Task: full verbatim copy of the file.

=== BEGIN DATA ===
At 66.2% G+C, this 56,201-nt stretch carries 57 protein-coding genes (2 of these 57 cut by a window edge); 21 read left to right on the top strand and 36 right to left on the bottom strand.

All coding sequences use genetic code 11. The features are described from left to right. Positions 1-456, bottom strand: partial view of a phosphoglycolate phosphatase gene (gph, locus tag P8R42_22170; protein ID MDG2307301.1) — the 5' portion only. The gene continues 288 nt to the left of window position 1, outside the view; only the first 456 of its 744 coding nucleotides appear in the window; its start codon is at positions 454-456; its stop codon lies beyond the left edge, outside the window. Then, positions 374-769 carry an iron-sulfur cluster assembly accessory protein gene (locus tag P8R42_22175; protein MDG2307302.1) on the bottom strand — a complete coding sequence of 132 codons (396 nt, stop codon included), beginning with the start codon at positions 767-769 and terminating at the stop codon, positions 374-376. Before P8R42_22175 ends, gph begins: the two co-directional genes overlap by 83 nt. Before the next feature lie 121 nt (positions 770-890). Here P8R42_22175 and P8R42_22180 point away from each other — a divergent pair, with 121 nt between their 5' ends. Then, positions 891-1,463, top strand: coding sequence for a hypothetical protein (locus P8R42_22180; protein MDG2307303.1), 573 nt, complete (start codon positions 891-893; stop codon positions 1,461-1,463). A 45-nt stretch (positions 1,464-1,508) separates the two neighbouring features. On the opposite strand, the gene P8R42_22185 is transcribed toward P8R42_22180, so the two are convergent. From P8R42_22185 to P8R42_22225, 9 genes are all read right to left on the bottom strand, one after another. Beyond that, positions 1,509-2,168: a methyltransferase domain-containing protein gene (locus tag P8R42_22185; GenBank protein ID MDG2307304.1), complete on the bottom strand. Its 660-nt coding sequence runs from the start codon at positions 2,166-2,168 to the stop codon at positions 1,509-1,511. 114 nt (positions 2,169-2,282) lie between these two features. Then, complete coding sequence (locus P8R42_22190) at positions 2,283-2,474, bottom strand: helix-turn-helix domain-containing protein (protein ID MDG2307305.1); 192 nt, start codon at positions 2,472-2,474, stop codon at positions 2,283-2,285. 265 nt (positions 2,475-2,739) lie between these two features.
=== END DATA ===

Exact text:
At 66.2% G+C, this 56,201-nt stretch carries 57 protein-coding genes (2 of these 57 cut by a window edge); 21 read left to right on the top strand and 36 right to left on the bottom strand.

All coding sequences use genetic code 11. The features are described from left to right. Positions 1-456, bottom strand: partial view of a phosphoglycolate phosphatase gene (gph, locus tag P8R42_22170; protein ID MDG2307301.1) — the 5' portion only. The gene continues 288 nt to the left of window position 1, outside the view; only the first 456 of its 744 coding nucleotides appear in the window; its start codon is at positions 454-456; its stop codon lies beyond the left edge, outside the window. Then, positions 374-769 carry an iron-sulfur cluster assembly accessory protein gene (locus tag P8R42_22175; protein MDG2307302.1) on the bottom strand — a complete coding sequence of 132 codons (396 nt, stop codon included), beginning with the start codon at positions 767-769 and terminating at the stop codon, positions 374-376. Before P8R42_22175 ends, gph begins: the two co-directional genes overlap by 83 nt. Before the next feature lie 121 nt (positions 770-890). Here P8R42_22175 and P8R42_22180 point away from each other — a divergent pair, with 121 nt between their 5' ends. Then, positions 891-1,463, top strand: coding sequence for a hypothetical protein (locus P8R42_22180; protein MDG2307303.1), 573 nt, complete (start codon positions 891-893; stop codon positions 1,461-1,463). A 45-nt stretch (positions 1,464-1,508) separates the two neighbouring features. On the opposite strand, the gene P8R42_22185 is transcribed toward P8R42_22180, so the two are convergent. From P8R42_22185 to P8R42_22225, 9 genes are all read right to left on the bottom strand, one after another. Beyond that, positions 1,509-2,168: a methyltransferase domain-containing protein gene (locus tag P8R42_22185; GenBank protein ID MDG2307304.1), complete on the bottom strand. Its 660-nt coding sequence runs from the start codon at positions 2,166-2,168 to the stop codon at positions 1,509-1,511. 114 nt (positions 2,169-2,282) lie between these two features. Then, complete coding sequence (locus P8R42_22190) at positions 2,283-2,474, bottom strand: helix-turn-helix domain-containing protein (protein ID MDG2307305.1); 192 nt, start codon at positions 2,472-2,474, stop codon at positions 2,283-2,285. 265 nt (positions 2,475-2,739) lie between these two features.